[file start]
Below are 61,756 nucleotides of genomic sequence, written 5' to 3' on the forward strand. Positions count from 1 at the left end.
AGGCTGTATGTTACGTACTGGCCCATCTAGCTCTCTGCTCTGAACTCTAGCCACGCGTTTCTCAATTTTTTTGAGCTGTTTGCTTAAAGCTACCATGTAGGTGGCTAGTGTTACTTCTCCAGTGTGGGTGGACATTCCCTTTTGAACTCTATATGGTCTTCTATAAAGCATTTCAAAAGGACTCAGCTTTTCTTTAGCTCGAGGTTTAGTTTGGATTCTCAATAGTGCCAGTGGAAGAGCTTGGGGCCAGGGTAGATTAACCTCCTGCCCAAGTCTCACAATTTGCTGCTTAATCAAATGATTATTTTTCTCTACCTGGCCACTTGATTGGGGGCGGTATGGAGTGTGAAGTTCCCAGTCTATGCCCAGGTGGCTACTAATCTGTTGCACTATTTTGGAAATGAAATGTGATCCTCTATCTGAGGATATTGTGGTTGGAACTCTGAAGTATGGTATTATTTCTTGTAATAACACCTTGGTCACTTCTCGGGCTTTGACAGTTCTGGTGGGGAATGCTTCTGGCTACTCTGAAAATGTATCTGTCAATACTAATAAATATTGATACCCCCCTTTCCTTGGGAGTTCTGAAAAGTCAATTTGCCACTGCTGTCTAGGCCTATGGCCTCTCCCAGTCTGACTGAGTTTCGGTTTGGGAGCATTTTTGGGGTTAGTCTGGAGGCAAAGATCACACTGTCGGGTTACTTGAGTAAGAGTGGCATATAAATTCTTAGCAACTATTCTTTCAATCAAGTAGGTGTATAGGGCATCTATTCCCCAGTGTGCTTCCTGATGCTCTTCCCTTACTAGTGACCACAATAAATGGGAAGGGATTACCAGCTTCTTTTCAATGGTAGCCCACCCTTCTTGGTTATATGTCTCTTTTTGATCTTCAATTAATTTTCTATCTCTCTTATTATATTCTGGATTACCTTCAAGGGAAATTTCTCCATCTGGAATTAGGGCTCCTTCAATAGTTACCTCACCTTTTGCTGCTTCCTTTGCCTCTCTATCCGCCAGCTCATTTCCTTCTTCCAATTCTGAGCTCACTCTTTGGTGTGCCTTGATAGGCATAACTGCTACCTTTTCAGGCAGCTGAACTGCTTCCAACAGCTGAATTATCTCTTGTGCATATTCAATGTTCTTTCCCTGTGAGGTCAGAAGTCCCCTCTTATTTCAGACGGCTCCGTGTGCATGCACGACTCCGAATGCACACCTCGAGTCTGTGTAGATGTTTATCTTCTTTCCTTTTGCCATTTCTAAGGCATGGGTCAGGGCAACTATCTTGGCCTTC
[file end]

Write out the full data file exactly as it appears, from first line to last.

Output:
Below are 61,756 nucleotides of genomic sequence, written 5' to 3' on the forward strand. Positions count from 1 at the left end.
AGGCTGTATGTTACGTACTGGCCCATCTAGCTCTCTGCTCTGAACTCTAGCCACGCGTTTCTCAATTTTTTTGAGCTGTTTGCTTAAAGCTACCATGTAGGTGGCTAGTGTTACTTCTCCAGTGTGGGTGGACATTCCCTTTTGAACTCTATATGGTCTTCTATAAAGCATTTCAAAAGGACTCAGCTTTTCTTTAGCTCGAGGTTTAGTTTGGATTCTCAATAGTGCCAGTGGAAGAGCTTGGGGCCAGGGTAGATTAACCTCCTGCCCAAGTCTCACAATTTGCTGCTTAATCAAATGATTATTTTTCTCTACCTGGCCACTTGATTGGGGGCGGTATGGAGTGTGAAGTTCCCAGTCTATGCCCAGGTGGCTACTAATCTGTTGCACTATTTTGGAAATGAAATGTGATCCTCTATCTGAGGATATTGTGGTTGGAACTCTGAAGTATGGTATTATTTCTTGTAATAACACCTTGGTCACTTCTCGGGCTTTGACAGTTCTGGTGGGGAATGCTTCTGGCTACTCTGAAAATGTATCTGTCAATACTAATAAATATTGATACCCCCCTTTCCTTGGGAGTTCTGAAAAGTCAATTTGCCACTGCTGTCTAGGCCTATGGCCTCTCCCAGTCTGACTGAGTTTCGGTTTGGGAGCATTTTTGGGGTTAGTCTGGAGGCAAAGATCACACTGTCGGGTTACTTGAGTAAGAGTGGCATATAAATTCTTAGCAACTATTCTTTCAATCAAGTAGGTGTATAGGGCATCTATTCCCCAGTGTGCTTCCTGATGCTCTTCCCTTACTAGTGACCACAATAAATGGGAAGGGATTACCAGCTTCTTTTCAATGGTAGCCCACCCTTCTTGGTTATATGTCTCTTTTTGATCTTCAATTAATTTTCTATCTCTCTTATTATATTCTGGATTACCTTCAAGGGAAATTTCTCCATCTGGAATTAGGGCTCCTTCAATAGTTACCTCACCTTTTGCTGCTTCCTTTGCCTCTCTATCCGCCAGCTCATTTCCTTCTTCCAATTCTGAGCTCACTCTTTGGTGTGCCTTGATAGGCATAACTGCTACCTTTTCAGGCAGCTGAACTGCTTCCAACAGCTGAATTATCTCTTGTGCATATTCAATGTTCTTTCCCTGTGAGGTCAGAAGTCCCCTCTTATTTCAGACGGCTCCGTGTGCATGCACGACTCCGAATGCACACCTCGAGTCTGTGTAGATGTTTATCTTCTTTCCTTTTGCCATTTCTAAGGCATGGGTCAGGGCAACTATCTTGGCCTTC